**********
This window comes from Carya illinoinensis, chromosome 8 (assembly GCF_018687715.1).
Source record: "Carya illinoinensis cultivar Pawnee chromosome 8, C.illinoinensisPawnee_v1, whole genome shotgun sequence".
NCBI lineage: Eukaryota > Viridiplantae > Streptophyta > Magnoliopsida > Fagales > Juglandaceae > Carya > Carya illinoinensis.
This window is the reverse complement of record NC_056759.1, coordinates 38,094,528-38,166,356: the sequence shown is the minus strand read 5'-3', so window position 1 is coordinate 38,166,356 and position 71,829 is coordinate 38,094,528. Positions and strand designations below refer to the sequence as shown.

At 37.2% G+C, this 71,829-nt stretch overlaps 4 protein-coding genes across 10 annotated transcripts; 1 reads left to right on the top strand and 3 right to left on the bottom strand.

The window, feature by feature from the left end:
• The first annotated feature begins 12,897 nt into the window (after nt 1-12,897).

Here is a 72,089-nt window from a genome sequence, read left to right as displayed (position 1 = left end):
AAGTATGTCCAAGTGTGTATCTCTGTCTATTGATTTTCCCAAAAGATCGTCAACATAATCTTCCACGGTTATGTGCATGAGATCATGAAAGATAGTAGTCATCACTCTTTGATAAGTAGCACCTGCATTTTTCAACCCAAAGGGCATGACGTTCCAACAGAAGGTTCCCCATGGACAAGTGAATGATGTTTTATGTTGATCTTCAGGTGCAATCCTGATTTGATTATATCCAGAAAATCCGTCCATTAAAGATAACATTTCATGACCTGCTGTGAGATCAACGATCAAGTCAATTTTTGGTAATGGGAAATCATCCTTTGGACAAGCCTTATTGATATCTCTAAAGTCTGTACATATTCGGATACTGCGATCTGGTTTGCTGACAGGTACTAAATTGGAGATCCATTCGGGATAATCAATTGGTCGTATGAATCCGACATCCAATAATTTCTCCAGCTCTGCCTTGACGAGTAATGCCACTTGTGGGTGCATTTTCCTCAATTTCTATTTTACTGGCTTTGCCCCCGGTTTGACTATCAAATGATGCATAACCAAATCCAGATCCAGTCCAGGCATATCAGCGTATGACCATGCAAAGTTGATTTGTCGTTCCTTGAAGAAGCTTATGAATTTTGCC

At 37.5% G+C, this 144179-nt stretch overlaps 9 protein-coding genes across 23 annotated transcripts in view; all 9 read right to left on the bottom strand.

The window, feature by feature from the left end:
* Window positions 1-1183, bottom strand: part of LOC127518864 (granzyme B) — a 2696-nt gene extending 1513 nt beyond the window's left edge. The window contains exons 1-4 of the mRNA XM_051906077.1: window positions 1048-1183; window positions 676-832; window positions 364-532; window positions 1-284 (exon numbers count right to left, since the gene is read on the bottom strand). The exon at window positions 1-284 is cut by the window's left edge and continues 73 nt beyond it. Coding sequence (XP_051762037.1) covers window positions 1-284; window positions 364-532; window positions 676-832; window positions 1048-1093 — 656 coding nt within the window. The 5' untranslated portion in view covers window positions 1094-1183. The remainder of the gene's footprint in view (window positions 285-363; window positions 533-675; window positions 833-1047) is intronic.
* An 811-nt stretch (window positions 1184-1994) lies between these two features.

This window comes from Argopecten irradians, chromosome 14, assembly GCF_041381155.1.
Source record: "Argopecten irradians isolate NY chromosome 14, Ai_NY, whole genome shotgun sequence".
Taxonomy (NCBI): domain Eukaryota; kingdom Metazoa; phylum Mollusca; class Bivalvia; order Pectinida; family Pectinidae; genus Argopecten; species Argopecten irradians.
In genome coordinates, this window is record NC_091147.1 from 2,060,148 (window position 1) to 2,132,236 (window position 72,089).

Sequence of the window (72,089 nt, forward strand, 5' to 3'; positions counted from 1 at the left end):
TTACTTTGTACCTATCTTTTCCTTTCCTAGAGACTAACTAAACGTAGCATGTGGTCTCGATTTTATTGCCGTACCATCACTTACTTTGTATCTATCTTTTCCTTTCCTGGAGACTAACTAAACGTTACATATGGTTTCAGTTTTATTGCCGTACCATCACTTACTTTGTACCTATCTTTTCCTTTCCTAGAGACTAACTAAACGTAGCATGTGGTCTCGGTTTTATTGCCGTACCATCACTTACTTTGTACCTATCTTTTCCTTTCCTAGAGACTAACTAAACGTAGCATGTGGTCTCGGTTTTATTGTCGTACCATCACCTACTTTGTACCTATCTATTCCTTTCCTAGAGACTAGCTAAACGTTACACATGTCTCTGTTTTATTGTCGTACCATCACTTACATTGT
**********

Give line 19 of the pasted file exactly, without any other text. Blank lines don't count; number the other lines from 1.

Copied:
TTACTTTGTACCTATCTTTTCCTTTCCTAGAGACTAACTAAACGTAGCATGTGGTCTCGATTTTATTGCCGTACCATCACTTACTTTGTATCTATCTTTTCCTTTCCTGGAGACTAACTAAACGTTACATATGGTTTCAGTTTTATTGCCGTACCATCACTTACTTTGTACCTATCTTTTCCTTTCCTAGAGACTAACTAAACGTAGCATGTGGTCTCGGTTTTATTGCCGTACCATCACTTACTTTGTACCTATCTTTTCCTTTCCTAGAGACTAACTAAACGTAGCATGTGGTCTCGGTTTTATTGTCGTACCATCACCTACTTTGTACCTATCTATTCCTTTCCTAGAGACTAGCTAAACGTTACACATGTCTCTGTTTTATTGTCGTACCATCACTTACATTGT